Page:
While many of us have come across a pothole, we still ask questions like, what causes potholes; how do I avoid them once they appear; who should I report a pothole to for repair; or, if the vehicle is damaged by a pothole, can I recover the repair costs?
A pothole is caused by the failure of the road due to fatigue, or failure of the surface caused by age or overloading. The surface begins to crack and break up as vehicles continue to pound it, eventually forming a hole as chunks of the pavement are thrown out of the damaged area. Potholes are also created when the roadway is stressed by trucks and buses, which can cause a movement of the road’s subsurface resulting in surface failure. Water penetrating the failed pavement accelerates the process and further weakens the area which is why more potholes appear after it rains. Additionally, freezing weather accelerates the process since water expands when it changes to ice and breaks away even more of the surface.
Tiny potholes grow into larger ones that can damage your vehicle’s tires as they hit the edges of the hole and force the sidewall against the rim and damage it. Vehicle alignment can be knocked out of kilter and suspension parts can be damaged or broken when you hit a pothole hard enough. Some manufacturers warn that you can actually trigger your vehicle’s airbags if you hit a very large pothole with enough force. Please refer to your owner’s manual.
Simple everyday maintenance of your tires and safe driving habits will help you avoid or reduce the damage to your vehicle if you’re unable to avoid a pothole or have a jarring encounter with one.
- Maintain proper air pressure in all tires to provide the proper cushion between the pothole and the rim of the tire. Don’t over-inflate your tires as this makes the tire too stiff and can make suspension damage from a pothole impact more likely.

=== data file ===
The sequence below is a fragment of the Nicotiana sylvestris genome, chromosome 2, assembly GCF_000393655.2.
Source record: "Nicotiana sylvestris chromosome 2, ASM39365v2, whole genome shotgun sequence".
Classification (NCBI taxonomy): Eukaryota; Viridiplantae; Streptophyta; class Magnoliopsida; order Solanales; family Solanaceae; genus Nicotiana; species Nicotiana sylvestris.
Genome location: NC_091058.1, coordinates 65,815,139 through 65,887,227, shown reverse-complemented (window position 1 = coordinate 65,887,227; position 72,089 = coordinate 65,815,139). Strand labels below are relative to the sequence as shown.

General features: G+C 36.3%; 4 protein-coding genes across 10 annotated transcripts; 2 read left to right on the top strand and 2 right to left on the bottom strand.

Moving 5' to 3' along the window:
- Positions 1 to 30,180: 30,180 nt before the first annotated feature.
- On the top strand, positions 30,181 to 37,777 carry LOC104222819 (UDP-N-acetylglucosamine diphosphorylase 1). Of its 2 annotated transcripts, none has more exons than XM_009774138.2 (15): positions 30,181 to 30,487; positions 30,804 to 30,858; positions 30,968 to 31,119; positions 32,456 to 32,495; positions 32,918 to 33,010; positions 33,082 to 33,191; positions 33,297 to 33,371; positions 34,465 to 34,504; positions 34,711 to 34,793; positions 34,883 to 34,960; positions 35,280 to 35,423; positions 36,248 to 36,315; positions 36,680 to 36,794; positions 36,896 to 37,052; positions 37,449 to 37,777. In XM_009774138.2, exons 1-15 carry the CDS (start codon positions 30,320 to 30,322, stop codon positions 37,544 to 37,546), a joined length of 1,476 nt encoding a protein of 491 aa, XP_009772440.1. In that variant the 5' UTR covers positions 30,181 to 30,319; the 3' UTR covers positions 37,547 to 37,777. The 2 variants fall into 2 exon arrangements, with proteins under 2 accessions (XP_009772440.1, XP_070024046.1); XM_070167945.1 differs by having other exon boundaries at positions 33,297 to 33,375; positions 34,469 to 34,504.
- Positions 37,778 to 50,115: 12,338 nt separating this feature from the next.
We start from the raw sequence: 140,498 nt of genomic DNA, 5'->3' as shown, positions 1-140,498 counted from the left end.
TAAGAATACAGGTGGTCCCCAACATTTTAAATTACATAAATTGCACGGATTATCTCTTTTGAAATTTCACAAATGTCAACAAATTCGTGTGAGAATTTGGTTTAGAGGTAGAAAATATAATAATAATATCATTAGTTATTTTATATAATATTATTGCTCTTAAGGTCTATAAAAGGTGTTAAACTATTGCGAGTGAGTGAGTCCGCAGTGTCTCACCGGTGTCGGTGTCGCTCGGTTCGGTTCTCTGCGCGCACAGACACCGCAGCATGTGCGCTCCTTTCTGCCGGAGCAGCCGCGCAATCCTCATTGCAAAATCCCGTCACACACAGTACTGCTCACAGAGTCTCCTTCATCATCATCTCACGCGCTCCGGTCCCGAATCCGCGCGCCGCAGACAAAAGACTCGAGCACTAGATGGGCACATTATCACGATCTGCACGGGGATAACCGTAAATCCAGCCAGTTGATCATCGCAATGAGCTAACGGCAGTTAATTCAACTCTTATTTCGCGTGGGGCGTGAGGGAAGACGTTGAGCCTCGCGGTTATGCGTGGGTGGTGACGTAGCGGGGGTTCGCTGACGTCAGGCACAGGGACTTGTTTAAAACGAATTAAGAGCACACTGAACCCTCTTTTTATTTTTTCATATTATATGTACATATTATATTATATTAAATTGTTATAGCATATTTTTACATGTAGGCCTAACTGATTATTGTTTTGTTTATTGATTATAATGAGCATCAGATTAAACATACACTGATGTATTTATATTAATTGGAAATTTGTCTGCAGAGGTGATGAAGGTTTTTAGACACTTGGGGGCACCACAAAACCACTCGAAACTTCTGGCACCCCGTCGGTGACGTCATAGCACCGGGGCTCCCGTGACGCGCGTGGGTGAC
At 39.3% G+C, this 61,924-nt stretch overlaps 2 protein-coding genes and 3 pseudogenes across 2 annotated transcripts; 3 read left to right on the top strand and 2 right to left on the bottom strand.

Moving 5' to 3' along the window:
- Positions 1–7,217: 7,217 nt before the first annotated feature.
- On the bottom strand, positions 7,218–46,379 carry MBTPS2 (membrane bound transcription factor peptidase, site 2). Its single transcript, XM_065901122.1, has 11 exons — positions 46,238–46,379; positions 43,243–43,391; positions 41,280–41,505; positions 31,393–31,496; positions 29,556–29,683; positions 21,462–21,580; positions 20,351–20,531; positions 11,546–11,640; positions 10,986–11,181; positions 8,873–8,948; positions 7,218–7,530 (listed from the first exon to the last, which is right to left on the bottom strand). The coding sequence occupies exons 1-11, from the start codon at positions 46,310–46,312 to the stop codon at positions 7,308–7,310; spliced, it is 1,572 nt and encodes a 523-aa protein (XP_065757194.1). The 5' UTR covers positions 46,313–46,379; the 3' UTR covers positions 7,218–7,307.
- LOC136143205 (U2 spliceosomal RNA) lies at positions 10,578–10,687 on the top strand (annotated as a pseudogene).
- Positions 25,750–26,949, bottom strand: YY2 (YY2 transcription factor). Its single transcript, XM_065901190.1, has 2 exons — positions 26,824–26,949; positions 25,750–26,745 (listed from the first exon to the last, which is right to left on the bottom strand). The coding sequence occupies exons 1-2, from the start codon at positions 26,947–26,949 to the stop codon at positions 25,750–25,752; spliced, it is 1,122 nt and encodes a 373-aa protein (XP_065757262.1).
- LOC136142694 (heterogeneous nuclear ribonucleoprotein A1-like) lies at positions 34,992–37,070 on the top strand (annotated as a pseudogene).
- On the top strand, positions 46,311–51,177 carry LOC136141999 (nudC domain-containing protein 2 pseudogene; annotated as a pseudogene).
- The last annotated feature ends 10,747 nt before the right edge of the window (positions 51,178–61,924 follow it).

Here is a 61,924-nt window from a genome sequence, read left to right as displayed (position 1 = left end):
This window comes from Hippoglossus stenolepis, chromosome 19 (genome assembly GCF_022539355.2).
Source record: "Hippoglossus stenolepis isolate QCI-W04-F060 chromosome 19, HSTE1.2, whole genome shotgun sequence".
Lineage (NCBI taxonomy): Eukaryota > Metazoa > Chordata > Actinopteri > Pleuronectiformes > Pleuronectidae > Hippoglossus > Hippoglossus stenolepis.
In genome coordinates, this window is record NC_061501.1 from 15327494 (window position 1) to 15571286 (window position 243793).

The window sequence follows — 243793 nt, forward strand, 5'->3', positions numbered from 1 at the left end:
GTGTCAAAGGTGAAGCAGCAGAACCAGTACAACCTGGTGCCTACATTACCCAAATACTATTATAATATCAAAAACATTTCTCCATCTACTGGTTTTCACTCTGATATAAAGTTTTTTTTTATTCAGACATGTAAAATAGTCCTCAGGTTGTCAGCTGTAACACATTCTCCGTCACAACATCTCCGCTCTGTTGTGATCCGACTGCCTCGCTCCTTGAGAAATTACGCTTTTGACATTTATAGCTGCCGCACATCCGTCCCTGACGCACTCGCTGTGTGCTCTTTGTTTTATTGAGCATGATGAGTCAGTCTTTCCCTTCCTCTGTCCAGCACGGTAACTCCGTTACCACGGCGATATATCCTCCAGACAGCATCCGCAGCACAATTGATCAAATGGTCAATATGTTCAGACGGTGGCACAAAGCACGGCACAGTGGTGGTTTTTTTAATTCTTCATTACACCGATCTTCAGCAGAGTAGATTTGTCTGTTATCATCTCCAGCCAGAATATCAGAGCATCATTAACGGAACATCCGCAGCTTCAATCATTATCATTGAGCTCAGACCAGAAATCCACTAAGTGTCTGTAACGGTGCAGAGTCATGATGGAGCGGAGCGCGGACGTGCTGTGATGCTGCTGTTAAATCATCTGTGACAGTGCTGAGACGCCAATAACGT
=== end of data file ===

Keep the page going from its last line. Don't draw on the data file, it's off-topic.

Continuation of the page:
- Check your owner’s manual or look at the placard on the driver’s door jam, inside the glove box door, or on the fuel filler door for the correct tire inflation pressure (don’t use the rating on the side of the tire as this is the maximum inflation pressure, not the manufacturer’s recommended pressure).
- Watch for potholes by leaving plenty of space between your vehicle and the one in front of you. Before swerving to avoid a pothole, check surrounding traffic to determine if it is safe to change lanes.
- Maintain a safe speed for the weather conditions. If you can’t avoid a pothole, slow down, if possible, and avoid braking directly over a pothole since that will shift weight forward and place additional loading on the front suspension and tires, increasing the potential for damage.
- Hitting a pothole at high-speed increases the chance of damage to tires, wheels, and suspension components. High speed also increases the chance of losing control of your vehicle, especially if a series of potholes occurs on a curve or badly-weathered roadway. Keep a firm grip on the steering wheel to help maintain control.
- Beware of, and avoid standing water that may conceal a deep pothole.